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Invited review: Mid-infrared spectroscopy as phenotyping tool for milk traits1
- De Marchi, M., Toffanin, V., Cassandro, M., Penasa, M.
- Journal of dairy science 2014 v.97 no.3 pp. 1171-1186
- absorption, acidity, animal characteristics, coagulation, cost effectiveness, crossing, electromagnetic radiation, emissions, energy, equations, fatty acids, ketone bodies, livestock, methane, milk, milk quality, mineral content, models, phenotype, prediction, protein composition, spectroscopy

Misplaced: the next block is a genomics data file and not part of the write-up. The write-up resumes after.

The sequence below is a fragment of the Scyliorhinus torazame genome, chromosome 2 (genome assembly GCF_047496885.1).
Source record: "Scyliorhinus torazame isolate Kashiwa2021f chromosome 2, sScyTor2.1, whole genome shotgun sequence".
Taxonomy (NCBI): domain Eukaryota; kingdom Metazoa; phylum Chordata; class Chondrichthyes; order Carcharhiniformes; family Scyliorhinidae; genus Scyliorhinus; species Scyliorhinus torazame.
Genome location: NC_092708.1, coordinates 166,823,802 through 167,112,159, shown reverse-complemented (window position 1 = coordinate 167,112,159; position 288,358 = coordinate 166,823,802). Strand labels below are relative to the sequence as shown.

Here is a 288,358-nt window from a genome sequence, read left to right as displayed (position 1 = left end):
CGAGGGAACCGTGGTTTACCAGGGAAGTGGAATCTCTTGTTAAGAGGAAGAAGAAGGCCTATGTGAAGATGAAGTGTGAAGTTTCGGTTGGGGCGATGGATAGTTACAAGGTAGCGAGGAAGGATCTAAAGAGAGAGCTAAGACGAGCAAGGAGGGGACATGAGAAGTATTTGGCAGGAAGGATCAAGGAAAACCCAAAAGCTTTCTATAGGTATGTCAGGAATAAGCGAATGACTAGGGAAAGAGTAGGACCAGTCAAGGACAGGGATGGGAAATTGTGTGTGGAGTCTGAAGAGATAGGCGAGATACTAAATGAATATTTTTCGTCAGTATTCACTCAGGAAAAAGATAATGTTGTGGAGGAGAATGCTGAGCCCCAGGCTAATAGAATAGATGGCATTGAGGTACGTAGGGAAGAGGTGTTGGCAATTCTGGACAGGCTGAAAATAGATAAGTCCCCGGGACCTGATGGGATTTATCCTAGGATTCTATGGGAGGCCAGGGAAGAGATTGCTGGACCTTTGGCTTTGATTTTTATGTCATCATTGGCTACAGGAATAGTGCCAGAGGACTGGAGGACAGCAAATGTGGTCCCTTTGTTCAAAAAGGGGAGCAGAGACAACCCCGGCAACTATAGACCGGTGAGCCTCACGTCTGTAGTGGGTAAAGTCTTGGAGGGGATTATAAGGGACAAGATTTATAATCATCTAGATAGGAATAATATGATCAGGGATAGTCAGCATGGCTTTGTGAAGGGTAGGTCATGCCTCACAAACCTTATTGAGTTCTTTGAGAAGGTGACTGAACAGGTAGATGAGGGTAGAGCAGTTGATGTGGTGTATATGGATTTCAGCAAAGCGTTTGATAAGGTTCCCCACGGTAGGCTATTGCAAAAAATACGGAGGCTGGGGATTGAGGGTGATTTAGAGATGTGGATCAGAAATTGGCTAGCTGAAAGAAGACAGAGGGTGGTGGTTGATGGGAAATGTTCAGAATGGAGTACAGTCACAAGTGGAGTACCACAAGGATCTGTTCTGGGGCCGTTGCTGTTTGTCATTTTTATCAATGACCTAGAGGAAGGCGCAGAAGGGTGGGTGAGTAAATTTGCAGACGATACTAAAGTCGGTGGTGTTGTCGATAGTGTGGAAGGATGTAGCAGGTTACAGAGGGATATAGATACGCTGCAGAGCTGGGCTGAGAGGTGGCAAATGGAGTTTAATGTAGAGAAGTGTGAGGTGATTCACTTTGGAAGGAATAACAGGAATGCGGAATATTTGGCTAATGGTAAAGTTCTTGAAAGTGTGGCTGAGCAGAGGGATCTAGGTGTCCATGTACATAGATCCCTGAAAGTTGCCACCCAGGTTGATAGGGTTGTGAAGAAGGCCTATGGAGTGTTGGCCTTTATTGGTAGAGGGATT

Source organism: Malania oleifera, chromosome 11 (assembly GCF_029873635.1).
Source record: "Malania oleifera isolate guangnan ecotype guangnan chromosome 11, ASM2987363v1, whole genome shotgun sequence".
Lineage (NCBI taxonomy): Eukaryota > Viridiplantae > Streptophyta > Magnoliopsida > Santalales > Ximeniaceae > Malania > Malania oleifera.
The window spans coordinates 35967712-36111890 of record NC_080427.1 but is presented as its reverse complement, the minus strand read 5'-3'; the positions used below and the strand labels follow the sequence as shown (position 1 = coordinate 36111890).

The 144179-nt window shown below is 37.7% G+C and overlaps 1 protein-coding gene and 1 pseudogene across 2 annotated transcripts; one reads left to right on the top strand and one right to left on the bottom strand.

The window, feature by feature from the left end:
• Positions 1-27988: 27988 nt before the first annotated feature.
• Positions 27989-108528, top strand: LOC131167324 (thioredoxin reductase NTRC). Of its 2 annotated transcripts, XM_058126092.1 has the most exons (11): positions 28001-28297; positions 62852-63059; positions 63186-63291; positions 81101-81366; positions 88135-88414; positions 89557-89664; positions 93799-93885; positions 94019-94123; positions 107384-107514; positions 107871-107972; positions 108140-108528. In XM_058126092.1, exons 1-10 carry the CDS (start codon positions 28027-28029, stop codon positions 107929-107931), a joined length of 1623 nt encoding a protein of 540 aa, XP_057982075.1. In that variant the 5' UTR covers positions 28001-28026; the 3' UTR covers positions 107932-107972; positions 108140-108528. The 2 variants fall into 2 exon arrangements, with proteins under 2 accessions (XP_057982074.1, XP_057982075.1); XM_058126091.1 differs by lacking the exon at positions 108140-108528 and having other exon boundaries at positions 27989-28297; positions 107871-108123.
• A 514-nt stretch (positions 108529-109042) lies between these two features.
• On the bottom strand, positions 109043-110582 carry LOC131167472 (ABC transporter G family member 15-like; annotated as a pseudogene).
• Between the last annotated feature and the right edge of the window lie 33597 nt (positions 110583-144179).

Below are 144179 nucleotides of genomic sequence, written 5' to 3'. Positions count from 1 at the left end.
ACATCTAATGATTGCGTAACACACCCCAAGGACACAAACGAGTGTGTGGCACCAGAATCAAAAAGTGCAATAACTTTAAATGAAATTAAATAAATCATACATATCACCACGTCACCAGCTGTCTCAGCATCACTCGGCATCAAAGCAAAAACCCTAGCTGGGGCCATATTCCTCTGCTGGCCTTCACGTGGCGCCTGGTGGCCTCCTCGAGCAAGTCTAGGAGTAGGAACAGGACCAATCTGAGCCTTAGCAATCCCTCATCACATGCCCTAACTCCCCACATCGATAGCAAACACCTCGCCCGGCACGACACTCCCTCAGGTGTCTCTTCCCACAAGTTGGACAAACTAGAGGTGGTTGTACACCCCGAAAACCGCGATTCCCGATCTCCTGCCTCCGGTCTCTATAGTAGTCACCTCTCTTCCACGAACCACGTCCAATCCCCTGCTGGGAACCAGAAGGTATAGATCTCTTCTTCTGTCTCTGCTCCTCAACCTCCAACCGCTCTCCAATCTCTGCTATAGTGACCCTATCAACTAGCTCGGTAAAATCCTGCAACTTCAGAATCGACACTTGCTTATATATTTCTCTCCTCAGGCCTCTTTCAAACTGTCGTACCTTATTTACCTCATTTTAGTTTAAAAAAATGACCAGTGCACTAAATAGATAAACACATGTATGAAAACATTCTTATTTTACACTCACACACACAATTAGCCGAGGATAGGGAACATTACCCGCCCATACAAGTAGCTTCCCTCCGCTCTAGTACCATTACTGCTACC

- Interest in methods that routinely and accurately measure and predict animal characteristics is growing in importance, both for quality characterization of livestock products and for genetic purposes. Mid-infrared spectroscopy (MIRS) is a rapid and cost-effective tool for recording phenotypes at the population level. Mid-infrared spectroscopy is based on crossing matter by electromagnetic radiation and on the subsequent measure of energy absorption, and it is commonly used to determine traditional milk quality traits in official milk laboratories. The aim of this review was to focus on the use of MIRS to predict new milk phenotypes of economic relevance such as fatty acid and protein composition, coagulation properties, acidity, mineral composition, ketone bodies, body energy status, and methane emissions. Analysis of the literature demonstrated the feasibility of MIRS to predict these traits, with different accuracies and with margins of improvement of prediction equations. In general, the reviewed papers underlined the influence of data variability, reference method, and unit of measurement on the development of robust models. A crucial point in favor of the application of MIRS is to stimulate the exchange of data among countries to develop equations that take into account the biological variability of the studied traits under different conditions. Due to the large variability of reference methods used for MIRS calibration, it is essential to standardize the methods used within and across countries.